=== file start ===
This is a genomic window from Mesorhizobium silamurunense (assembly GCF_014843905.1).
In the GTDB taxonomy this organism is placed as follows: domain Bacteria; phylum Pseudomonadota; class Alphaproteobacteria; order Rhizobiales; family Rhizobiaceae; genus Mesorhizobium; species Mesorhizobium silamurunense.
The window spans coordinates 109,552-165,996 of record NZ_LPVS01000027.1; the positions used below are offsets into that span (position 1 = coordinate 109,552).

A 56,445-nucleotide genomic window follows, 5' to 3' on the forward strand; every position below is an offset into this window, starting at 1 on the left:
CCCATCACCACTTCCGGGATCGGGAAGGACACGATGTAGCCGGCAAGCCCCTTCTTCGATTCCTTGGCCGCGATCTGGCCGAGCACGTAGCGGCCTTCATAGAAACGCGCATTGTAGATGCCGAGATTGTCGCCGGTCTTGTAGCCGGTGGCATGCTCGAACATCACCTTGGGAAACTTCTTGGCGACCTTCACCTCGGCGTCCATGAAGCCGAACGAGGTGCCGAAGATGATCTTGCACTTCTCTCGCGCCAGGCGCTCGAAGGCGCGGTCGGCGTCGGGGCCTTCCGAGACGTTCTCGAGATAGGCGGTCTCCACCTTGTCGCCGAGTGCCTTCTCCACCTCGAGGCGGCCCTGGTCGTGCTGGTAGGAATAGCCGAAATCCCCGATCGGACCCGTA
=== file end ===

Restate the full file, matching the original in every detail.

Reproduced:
This is a genomic window from Mesorhizobium silamurunense (assembly GCF_014843905.1).
In the GTDB taxonomy this organism is placed as follows: domain Bacteria; phylum Pseudomonadota; class Alphaproteobacteria; order Rhizobiales; family Rhizobiaceae; genus Mesorhizobium; species Mesorhizobium silamurunense.
The window spans coordinates 109,552-165,996 of record NZ_LPVS01000027.1; the positions used below are offsets into that span (position 1 = coordinate 109,552).

A 56,445-nucleotide genomic window follows, 5' to 3' on the forward strand; every position below is an offset into this window, starting at 1 on the left:
CCCATCACCACTTCCGGGATCGGGAAGGACACGATGTAGCCGGCAAGCCCCTTCTTCGATTCCTTGGCCGCGATCTGGCCGAGCACGTAGCGGCCTTCATAGAAACGCGCATTGTAGATGCCGAGATTGTCGCCGGTCTTGTAGCCGGTGGCATGCTCGAACATCACCTTGGGAAACTTCTTGGCGACCTTCACCTCGGCGTCCATGAAGCCGAACGAGGTGCCGAAGATGATCTTGCACTTCTCTCGCGCCAGGCGCTCGAAGGCGCGGTCGGCGTCGGGGCCTTCCGAGACGTTCTCGAGATAGGCGGTCTCCACCTTGTCGCCGAGTGCCTTCTCCACCTCGAGGCGGCCCTGGTCGTGCTGGTAGGAATAGCCGAAATCCCCGATCGGACCCGTA